You get racialized sexism, the marginalization of Black men, and white male saviorism in those novellas. That’s how I see them in both Brazil and the US. They pair Black women with White men, not with Black men and it’s disturbing and bothersome to me.
Note from BW of Brazil: Such a simplistic analysis of what’s going on in this novela. But, in reality, I don’t expect much when the topic is Globo TV novelas, racism and interracial relationships, if the writer doesn’t have a background in studying racial issues from a more critical perspective. The article below doesn’t really delve too deep into the messages embedded in this novela that it is supposed to be reviewing. But then again, nowadays we are dealing with a new form of racism, a sort of “Racism 2.0” that the untrained eye won’t catch. Let’s see how the article below deals with the issue first…
Telma Souza, Caio Paduan and Erika Januza are part of the cast of the Globo novela ‘O Outro Lado do Paraíso’
Novela shows the racism practiced by whites and among blacks
Interracial Romance of O Outro Lado do Paraíso discusses different practices of…
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Yes, so true. But in America, there’s denial of this painful history as they pair Black women with white men in movies, TV, commercials, newscasts, and advertisements.
Note from BW of Brazil: The debut and now second episode of the new controversial Globo network television series Sexo e as negas has brought front and center a re-ignition of the topic of stereotypes of black sexuality, specifically that of black women. Brazil’s history, from the sexual assault of black women by slave masters under 350 years of slavery, to modern day representations of black women as portrayed by the media, continue the association of Afro-Brazilian women to hyper-sexuality. For activists, the very title of the series in itself continues this association. The subsequent broadcasting of the series confirmed the worst nightmares of female activists who see the black female characters of the show continuing along the same lines of stereotypes about black women that are widely known throughout Brazilian society.
While the Carnaval season is the most visible time when…
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Actresses Aline Dias (right) and Erika Januza portray a cleaning woman and a maid in Globo TV programs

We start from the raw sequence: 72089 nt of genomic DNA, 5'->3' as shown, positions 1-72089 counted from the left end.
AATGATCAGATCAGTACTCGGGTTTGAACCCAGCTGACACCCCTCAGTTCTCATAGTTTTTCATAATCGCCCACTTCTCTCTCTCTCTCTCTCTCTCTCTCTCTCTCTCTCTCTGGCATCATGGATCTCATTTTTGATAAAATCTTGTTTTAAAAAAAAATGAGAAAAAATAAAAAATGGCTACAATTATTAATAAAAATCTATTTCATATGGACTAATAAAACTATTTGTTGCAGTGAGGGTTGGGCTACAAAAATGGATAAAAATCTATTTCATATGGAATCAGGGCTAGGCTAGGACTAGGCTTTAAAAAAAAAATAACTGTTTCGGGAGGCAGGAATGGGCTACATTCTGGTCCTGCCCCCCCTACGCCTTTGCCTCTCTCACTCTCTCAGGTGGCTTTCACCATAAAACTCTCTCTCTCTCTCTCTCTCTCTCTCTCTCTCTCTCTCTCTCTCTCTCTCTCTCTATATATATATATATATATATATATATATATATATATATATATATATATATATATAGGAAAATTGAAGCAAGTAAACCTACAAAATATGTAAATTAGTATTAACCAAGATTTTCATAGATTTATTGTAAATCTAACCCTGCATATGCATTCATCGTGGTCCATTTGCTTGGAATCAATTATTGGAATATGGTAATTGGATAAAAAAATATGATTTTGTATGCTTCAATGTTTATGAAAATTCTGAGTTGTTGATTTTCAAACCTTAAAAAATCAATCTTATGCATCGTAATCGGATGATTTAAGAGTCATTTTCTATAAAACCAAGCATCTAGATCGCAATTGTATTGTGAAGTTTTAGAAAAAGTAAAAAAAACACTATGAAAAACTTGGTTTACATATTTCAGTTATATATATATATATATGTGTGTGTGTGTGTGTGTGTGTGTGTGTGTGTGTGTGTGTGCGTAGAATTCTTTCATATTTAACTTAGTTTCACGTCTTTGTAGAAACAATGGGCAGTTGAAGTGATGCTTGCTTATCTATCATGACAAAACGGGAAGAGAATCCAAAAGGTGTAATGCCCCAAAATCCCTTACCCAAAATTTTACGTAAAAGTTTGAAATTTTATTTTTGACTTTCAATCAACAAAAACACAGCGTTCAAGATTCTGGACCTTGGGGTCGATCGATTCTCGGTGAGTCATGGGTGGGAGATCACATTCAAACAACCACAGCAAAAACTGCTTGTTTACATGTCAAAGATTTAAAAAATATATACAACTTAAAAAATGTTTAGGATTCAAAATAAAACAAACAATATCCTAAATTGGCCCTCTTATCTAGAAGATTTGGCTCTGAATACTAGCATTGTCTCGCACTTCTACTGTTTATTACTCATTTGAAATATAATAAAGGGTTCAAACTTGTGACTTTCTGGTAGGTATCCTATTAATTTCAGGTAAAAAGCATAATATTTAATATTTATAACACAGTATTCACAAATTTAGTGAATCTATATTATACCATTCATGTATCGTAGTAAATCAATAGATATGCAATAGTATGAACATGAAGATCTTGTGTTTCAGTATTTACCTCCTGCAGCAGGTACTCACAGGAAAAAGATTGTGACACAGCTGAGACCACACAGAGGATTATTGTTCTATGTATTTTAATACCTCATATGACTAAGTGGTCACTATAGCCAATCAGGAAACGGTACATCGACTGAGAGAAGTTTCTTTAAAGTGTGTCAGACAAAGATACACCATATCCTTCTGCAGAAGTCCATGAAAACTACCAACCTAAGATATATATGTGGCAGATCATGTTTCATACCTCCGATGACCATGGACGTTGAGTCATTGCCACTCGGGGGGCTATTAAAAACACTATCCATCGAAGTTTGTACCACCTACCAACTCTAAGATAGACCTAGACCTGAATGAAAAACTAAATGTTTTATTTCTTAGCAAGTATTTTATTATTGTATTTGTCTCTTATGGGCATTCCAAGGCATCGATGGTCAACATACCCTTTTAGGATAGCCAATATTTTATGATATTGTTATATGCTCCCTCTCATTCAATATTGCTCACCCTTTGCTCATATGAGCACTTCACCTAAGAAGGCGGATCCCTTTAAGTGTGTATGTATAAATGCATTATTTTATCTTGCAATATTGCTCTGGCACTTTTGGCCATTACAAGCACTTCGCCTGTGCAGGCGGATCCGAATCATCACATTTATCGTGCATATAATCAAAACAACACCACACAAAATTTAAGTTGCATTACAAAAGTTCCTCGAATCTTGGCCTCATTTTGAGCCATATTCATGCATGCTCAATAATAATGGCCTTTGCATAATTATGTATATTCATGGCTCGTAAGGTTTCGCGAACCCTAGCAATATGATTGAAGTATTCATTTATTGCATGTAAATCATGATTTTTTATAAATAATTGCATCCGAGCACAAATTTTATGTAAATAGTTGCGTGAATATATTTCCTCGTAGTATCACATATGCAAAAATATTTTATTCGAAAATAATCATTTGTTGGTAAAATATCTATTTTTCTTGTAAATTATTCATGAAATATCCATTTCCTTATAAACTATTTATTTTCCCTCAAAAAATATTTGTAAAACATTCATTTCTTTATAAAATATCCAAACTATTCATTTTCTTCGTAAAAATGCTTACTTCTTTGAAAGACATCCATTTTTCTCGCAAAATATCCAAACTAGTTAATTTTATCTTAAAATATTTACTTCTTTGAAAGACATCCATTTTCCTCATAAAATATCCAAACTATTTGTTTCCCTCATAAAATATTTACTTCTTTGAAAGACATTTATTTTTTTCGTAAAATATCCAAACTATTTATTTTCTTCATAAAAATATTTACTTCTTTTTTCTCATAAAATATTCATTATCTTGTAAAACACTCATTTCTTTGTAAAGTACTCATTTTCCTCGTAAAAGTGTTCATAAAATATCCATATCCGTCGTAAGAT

Note from BW of Brazil: The more things change the more they stay the same. That’s my basic assessment of black characters on Brazilian TV series novelas (soap operas). Since the debut of this blog, we’ve kept an eye on the role of Afro-Brazilians in media as these images have such a powerful influence on the society. And in six years, we continue to see the same ole same old. The 2000 book and documentary A negação do Brasil – o negro na telenovela brasileira (Denying Brazil) by filmmaker Joel Zito Araújo continues to be the benchmark through which we analyze the long-time, tried and true stereotypes of black people on Brazilian airwaves. In recent years, we’ve seen a number of programs that were presented as supposed advances for black…
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Eve’s husband’s father racism. Like I said, swirling is a risk especially for Black women, especially when one try to date/marry into families that are racist or blind to white privilege.
She’s a fighter! May she rest in power!
Recy Taylor, a 24-year-old African-American sharecropper, was walking home from church in Abbeville, Ala., on the night of Sept. 3, 1944, when she was abducted and raped by six white men.
The crime was extensively covered in the black press and an early catalyst for the civil rights movement. The N.A.A.C.P. sent a young activist from its Montgomery, Ala., chapter named Rosa Parks to investigate. African-Americans around the country demanded that the men be prosecuted.
But the attack, like many involving black victims during the Jim Crow era in the South, never went to trial. Two all-white, all-male grand juries refused to indict the men, even though one of them had confessed.
Decades passed before the case gained renewed attention, with the publication in 2010 of “At the Dark End of the Street: Black Women, Rape, and Resistance — a New History of the Civil Rights Movement From Rosa Parks to the Rise of Black Power,” by the historian Danielle L. McGuire. The book prompted an official apology in 2011 to Mrs. Taylor by the Alabama Legislature, which called the failure to prosecute her attackers “morally abhorrent and repugnant.”
The Makonnen Royal Wedding
While all the hype being surrounded by the Meghan Markle/Prince Harry upcoming wedding, the Makonnen wedding was barely covered in media. The Ethiopian prince, Joel Makonnen married Ariana Austin on September 9th.
Here’s the NYT article on the royal wedding:
It’s true in America as well. Same ideology, same racism.
Note from BW of Brazil: In reality, this really isn’t too hard to pick up on. If one were to hang out with enough Brazilian men and pay close attention, you might note there seems to be a sort of unspoken agreement on the premium placed upon white women. You can see it in the reactions that men, specifically black men, have when the topic is a blond woman. I say specifically black men because it is expected that white men would have this adoration for the woman that looks like him and that can give him a child that looks like him. On the other hand, it’s almost embarrassing to see how many black men seem to slobber on themselves over white women and the manner in which it seems they will trample over black women to have access to a white woman.
A few years back, I…
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I’m going to say this. Black lives matter!
Black lives matter!
Always and forever!